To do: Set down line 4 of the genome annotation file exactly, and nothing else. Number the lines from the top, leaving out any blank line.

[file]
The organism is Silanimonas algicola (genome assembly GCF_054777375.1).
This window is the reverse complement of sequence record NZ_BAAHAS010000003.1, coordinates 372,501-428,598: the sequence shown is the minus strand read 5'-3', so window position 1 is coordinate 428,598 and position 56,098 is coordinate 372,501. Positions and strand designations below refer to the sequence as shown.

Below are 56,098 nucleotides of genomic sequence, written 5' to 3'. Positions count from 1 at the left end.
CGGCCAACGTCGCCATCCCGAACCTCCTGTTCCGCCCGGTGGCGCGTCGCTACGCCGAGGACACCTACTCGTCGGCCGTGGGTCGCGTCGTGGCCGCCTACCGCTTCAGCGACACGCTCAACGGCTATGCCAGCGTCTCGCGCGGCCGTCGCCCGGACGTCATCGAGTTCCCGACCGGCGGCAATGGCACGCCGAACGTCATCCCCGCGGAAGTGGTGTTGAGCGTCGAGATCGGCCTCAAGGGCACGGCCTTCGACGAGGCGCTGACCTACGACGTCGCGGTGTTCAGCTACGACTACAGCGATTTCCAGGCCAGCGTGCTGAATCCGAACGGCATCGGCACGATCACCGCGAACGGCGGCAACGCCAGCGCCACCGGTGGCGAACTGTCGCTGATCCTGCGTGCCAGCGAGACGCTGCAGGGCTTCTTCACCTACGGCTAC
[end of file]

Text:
CGGCCAACGTCGCCATCCCGAACCTCCTGTTCCGCCCGGTGGCGCGTCGCTACGCCGAGGACACCTACTCGTCGGCCGTGGGTCGCGTCGTGGCCGCCTACCGCTTCAGCGACACGCTCAACGGCTATGCCAGCGTCTCGCGCGGCCGTCGCCCGGACGTCATCGAGTTCCCGACCGGCGGCAATGGCACGCCGAACGTCATCCCCGCGGAAGTGGTGTTGAGCGTCGAGATCGGCCTCAAGGGCACGGCCTTCGACGAGGCGCTGACCTACGACGTCGCGGTGTTCAGCTACGACTACAGCGATTTCCAGGCCAGCGTGCTGAATCCGAACGGCATCGGCACGATCACCGCGAACGGCGGCAACGCCAGCGCCACCGGTGGCGAACTGTCGCTGATCCTGCGTGCCAGCGAGACGCTGCAGGGCTTCTTCACCTACGGCTAC